Standish Hickey –> MacKerricher State Park (2 mi N of Ft. Bragg)
‘The Leggett Hill’
The hill we climbed this morning was the most anticipated hill on the whole route. The elevation at the top reached 1800 ft making it the highest hill on the pacific coast. With all of the hype, we dominated this hill thinking it would be more difficult than it was. It took concentration, perseverance, strong legs and motivation, but we all arrived at the top ready for more climbing. The downhill was amazing. It was so long we got cold on the way down and had to stop to put more layers on. The bottom of the hill greeted us with another 500 ft climb that led us to the coast and the town of Westport. We stopped for snacks before continuing on.
The rest of the ride had lots of ascending and descending on a windy road with a decent amount of traffic. We stayed at MacKerricher State Park, and spent the afternoon on the beach. Jess was dared to jump in the pacific and she was in the water in no time. We made dinner and called it a night.
Humboldt State Park –> Standish Hickey State Park
The morning ride was relatively flat through the redwoods. We got back on highway 101 briefly and climbed a few hills before stopping for breakfast at a local diner in Garberville. We ran into a few of the other biking groups in town. After breakfast we grabbed groceries for the next two days and continued on the ride.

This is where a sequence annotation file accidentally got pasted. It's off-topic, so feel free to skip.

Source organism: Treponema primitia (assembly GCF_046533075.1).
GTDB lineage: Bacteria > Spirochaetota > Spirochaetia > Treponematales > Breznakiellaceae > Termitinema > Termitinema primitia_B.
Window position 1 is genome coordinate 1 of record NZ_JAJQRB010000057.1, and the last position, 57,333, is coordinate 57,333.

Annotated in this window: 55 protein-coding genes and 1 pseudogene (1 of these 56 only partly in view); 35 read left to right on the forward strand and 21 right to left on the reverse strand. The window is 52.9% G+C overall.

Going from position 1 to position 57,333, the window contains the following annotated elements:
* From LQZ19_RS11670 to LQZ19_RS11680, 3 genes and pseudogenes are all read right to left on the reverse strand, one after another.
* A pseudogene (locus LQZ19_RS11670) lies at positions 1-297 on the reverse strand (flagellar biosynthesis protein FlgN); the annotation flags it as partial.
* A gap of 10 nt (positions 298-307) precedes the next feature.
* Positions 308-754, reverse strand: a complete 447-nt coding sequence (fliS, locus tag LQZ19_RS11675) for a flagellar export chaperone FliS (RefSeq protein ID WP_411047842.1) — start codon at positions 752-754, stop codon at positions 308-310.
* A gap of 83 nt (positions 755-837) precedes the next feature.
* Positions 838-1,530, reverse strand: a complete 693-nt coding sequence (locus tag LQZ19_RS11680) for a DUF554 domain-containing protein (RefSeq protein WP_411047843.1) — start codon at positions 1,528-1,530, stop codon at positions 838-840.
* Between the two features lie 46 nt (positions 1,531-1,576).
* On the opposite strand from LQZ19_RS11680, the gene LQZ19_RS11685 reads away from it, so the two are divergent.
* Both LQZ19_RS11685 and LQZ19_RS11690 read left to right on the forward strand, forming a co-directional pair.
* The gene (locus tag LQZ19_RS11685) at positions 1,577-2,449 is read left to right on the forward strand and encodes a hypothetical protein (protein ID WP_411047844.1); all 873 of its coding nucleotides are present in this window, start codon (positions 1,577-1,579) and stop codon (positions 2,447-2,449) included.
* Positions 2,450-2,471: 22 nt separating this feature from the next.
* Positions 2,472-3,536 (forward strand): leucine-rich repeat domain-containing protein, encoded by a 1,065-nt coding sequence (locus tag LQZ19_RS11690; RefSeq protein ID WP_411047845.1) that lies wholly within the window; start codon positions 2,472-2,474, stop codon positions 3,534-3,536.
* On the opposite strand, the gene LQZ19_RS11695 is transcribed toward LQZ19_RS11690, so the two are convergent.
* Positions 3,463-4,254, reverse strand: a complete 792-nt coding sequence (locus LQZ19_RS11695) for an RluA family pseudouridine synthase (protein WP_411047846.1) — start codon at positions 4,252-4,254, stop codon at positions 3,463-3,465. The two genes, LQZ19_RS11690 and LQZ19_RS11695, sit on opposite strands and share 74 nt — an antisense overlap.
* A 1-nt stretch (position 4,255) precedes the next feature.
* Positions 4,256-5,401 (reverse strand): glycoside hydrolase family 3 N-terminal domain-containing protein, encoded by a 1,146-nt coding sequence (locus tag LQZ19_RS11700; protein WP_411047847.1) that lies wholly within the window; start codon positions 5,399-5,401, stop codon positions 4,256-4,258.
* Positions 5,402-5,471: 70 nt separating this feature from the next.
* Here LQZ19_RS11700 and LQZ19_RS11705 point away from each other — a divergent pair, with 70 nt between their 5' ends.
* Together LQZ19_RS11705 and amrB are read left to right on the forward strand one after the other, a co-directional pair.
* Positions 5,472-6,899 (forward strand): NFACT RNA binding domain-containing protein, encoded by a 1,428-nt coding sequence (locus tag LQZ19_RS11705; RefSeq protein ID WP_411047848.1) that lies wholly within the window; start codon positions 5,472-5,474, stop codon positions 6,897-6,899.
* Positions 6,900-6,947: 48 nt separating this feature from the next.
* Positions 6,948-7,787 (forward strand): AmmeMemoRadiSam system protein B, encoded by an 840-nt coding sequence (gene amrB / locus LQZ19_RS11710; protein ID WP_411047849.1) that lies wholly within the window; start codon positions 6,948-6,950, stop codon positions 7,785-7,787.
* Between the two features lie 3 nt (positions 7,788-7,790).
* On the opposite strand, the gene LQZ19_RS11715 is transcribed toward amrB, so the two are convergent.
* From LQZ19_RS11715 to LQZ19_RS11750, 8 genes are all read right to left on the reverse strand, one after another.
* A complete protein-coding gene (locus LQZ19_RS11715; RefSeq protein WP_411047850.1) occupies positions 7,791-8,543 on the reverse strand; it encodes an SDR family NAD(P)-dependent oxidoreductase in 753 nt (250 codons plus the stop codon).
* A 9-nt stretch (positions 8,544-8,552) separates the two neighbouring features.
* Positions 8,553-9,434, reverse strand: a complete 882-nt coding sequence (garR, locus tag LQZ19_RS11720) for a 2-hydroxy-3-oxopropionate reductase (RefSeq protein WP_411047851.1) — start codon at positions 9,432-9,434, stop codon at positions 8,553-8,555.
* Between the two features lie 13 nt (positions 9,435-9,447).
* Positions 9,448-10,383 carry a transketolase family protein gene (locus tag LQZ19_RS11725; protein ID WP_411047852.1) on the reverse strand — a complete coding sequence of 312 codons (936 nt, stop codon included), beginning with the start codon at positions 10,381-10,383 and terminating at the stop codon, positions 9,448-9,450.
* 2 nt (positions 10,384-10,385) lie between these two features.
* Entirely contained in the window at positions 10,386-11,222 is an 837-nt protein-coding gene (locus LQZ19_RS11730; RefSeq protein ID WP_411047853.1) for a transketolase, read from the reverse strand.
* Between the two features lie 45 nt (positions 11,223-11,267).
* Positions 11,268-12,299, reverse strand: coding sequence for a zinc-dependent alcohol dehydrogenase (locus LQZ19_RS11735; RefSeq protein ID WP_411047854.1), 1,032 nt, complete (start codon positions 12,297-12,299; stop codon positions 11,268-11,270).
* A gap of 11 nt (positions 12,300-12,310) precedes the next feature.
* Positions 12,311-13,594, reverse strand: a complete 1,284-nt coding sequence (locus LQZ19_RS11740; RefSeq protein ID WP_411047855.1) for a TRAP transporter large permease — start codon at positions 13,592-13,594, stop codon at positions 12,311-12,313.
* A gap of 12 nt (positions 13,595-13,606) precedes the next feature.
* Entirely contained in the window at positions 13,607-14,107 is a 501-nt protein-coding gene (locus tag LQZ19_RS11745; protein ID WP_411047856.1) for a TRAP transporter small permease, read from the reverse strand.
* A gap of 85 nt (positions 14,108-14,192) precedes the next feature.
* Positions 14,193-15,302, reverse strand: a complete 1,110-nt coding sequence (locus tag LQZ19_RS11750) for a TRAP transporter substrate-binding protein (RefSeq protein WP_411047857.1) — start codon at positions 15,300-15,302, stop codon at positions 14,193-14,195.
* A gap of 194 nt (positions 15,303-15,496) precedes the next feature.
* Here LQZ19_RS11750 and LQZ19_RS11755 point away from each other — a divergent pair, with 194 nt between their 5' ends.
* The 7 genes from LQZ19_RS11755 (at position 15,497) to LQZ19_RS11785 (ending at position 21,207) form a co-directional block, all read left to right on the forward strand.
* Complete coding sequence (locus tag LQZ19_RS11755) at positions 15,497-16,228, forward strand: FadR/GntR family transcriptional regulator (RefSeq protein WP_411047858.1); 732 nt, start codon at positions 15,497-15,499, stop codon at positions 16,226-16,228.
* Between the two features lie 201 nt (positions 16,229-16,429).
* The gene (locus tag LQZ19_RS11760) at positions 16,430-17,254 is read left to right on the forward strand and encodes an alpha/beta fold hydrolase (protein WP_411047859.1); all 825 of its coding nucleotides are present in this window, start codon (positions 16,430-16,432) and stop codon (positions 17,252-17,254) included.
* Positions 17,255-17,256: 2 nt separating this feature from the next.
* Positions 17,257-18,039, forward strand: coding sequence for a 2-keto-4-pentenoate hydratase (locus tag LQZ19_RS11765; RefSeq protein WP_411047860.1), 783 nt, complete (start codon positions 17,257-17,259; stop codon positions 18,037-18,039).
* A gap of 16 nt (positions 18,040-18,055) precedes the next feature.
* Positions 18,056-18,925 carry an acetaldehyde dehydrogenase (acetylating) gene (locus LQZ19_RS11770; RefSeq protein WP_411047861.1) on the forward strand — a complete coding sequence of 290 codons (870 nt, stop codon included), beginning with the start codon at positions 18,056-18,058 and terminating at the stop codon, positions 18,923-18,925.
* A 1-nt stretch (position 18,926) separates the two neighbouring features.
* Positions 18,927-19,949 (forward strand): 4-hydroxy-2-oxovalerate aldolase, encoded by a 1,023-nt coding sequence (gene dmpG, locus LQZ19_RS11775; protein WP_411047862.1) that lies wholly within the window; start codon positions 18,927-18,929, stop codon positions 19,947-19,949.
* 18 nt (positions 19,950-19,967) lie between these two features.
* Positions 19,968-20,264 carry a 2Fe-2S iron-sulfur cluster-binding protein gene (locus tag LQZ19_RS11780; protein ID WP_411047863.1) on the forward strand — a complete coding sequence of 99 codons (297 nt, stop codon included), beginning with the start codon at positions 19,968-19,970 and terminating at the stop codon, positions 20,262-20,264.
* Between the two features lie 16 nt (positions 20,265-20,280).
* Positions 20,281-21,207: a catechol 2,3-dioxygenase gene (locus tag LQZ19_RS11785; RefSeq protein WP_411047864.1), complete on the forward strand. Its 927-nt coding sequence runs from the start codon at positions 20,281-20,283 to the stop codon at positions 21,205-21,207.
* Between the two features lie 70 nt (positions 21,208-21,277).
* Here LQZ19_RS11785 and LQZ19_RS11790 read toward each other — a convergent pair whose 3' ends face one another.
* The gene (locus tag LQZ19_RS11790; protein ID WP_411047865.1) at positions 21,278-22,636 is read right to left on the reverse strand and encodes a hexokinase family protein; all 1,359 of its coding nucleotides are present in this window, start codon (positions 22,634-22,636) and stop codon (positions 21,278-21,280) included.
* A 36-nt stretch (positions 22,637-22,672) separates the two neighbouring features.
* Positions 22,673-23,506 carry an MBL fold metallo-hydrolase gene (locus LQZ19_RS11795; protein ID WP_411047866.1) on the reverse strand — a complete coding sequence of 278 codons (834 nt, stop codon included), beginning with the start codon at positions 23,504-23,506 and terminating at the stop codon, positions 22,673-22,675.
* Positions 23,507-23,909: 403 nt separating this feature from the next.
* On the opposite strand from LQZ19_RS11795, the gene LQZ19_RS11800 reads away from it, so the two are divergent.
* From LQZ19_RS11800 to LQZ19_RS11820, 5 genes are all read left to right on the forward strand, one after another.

The rest of the day involved a lot of climbing and more traffic than we would have liked. Diane saw an RV with Illinois license plates parked on the shoulder and got so excited she waved to the guy in the driver seat. When she saw him wearing a University of Illinois baseball cap she was even more excited.
We arrived at the campsite and hiked down to the swimming hole. It was saturday afternoon so this area was filled with kids and families swimming. In fact, our campsite happened to be right next to a loud family reunion that was quite noisy. We didnt let it stop us from resting up for the next day.
Humboldt Redwoods State Park
We did not get on our bikes at all today and it was wonderful. We woke up and leisurely ate breakfast and drank coffee. In the late morning we went for what ended up being a seven mile hike through the redwood groves that surrounded our campsite. We came back, took a nap to fully take advantage of resting, made dinner and called it a night.